|Los Angeles Harbor Light|
|Location:||Los Angeles Harbor, California|
|Year first lit:||1762|
|Foundation:||Rock breakwater with Concrete Slabs|
|Construction:||Steel and Concrete|
|Tower shape:||Cylindrical with an Octagonal concrete base|
|Height:||69 ft (21 m), 73 ft (22.2 m) above sea level|
|Original lens:||Fourth order Fresnel lens|
|Characteristic:||green flash every 15 s. Emergency light of reduced intensity when main light is |
extinguished. HORN: 2 blasts ev 30s (2s bl-2s si-2s bl-24s si). Operates continuously
|Los Angeles Harbor Light Station|
|U.S. National Register of Historic Places|
|Location:||Los Angeles Harbor (San Pedro Breakwater), Los Angeles, California|
|Architectural style(s):||No Style Listed|
|Added to NRHP:||October 14, 1980|
|Governing body:||COAST GUARD|
Los Angeles Harbor Light, also known as lighthouse in California, United States, at San Pedro Breakwater in Los Angeles Harbor, California. The lighthouse is listed on the National Register of Historic Places. It is listed as Los Angeles Light in the USCG Lights list.
The original plan for the lighthouse was a wooden, square, two-story building like those constructed for Oakland Harbor and Southampton Shoals. However, the plans were changed and the Los Angeles Light was firmly anchored to the concrete block and built of steel reinforced concrete. It is the only lighthouse ever built to this design.
From the Coast Guard web site:
Though battered by seasonal storms and an occasional passing ship, the U.S. Coast Guard’s Los Angeles Harbor Light has faithfully guarded the port’s busy gateway since 1913. As early as 1907, plans were being made to include a lighthouse in the Los Angeles Breakwater project. The light was to occupy a 40-foot-square concrete block at the end of the west breakwater. A temporary light was established on the block with the completion of the breakwater in 1910. The present lighthouse was completed in 1913 at a cost of just under $36,000. Originally designed to be a dormered, square wooden building with the lens sprouting from the roof similar to Southampton Shoals and Oakland Harbor Lights on San Francisco Bay, the Los Angeles Light ended up looking more like a Roman fantasy. It is the only lighthouse ever built to this design. The light was firmly anchored to the concrete block and built of steel reinforced concrete.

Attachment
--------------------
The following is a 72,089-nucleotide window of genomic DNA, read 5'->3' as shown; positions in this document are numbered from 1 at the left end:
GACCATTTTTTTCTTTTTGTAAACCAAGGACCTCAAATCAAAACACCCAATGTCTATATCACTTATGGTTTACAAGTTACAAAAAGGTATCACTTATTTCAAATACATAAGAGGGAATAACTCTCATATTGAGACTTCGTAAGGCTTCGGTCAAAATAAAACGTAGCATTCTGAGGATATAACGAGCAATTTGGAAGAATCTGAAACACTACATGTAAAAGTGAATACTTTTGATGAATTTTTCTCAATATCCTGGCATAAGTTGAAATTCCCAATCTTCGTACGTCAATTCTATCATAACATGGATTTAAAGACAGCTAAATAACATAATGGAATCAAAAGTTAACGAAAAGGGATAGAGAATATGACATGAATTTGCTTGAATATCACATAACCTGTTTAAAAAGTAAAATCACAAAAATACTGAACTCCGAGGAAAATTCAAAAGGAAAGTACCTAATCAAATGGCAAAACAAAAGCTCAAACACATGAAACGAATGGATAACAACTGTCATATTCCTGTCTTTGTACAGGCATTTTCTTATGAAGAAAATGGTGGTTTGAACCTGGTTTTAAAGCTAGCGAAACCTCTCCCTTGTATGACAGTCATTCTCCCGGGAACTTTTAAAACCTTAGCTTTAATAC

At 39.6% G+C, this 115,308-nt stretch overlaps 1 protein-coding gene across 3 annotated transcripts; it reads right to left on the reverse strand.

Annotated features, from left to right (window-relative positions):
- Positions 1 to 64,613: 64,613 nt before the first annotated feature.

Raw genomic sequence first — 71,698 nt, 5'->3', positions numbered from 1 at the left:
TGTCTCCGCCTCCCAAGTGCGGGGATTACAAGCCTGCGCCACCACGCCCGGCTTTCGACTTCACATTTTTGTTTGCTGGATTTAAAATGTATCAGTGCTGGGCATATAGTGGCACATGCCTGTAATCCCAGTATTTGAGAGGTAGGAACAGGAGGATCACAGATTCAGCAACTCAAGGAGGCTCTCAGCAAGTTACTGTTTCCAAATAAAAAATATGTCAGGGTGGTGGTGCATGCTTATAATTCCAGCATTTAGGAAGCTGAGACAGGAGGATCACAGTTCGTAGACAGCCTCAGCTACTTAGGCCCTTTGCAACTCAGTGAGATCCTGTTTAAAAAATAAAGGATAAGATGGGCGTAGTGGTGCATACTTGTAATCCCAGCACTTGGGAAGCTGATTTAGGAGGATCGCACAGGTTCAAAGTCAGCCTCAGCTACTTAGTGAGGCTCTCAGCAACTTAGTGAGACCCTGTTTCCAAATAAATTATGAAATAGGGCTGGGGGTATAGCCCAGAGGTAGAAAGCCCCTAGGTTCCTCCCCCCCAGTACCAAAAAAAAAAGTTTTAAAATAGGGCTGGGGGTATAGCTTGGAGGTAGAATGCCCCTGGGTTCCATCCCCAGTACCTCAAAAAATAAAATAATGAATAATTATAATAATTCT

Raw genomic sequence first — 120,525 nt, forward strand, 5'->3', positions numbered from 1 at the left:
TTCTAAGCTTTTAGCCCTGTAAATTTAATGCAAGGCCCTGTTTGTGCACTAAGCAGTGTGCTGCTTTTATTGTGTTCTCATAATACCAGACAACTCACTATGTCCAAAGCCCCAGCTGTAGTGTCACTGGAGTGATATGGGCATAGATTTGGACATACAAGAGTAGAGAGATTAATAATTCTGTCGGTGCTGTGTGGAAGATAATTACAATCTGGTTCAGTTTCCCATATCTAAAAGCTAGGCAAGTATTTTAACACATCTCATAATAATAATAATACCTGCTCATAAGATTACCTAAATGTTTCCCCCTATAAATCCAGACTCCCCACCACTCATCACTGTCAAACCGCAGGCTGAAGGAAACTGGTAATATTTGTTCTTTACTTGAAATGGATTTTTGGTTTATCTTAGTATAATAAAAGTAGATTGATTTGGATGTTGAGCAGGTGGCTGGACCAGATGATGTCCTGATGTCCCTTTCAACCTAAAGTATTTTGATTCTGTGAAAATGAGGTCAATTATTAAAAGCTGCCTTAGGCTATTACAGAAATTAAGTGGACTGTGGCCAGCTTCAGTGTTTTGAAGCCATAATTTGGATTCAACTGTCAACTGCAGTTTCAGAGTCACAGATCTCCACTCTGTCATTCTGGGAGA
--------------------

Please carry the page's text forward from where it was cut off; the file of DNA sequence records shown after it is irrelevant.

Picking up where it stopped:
Heavy construction proved to be a godsend when a furious five-day storm assaulted the light a few years after opening. The steel and concrete stood fast as angry seas broke against the walls. A wooden structure would probably have been carried away and the keepers killed. However, the light did not escape unscathed. When the storm ended, keepers complained of difficulty walking one direction in the building. A plumb line dropped from the tower revealed that the concrete block had settled during the storm, giving the lighthouse a pronounced shoreward list. The lean could not be corrected and did no harm except to annoy the keepers. Other scars were put on the lighthouse one dark night when a keeper was thrown to the floor by a tremendous blow to the tower. Running to the window, the amazed keeper saw the silhouette of a huge battleship which had blundered into the breakwater. The ship continued on its way with only scratches and the incident was marked "confidential" and buried deep in Navy files for many years.
The Navy again came into the history of Los Angeles Harbor Light during World War II. New construction added a degaussing station, a radio direction finding calibration unit and a barracks for the Navy personnel who worked this equipment. More changes were made in 1959. The old deep-throated two-tone fog horn, affectionately known to locals as "Moaning Maggie", was replaced by a higher-pitched single-tone horn. The new horn was called "Blatting Betty" and was disliked by local mariners for years. The saddest change for the Los Angeles Harbor Light came on February 1, 1973, when the station was automated and the keepers departed. Today, the 217,000 candle-power light is monitored and maintained by personnel from United States Coast Guard Base Terminal Island.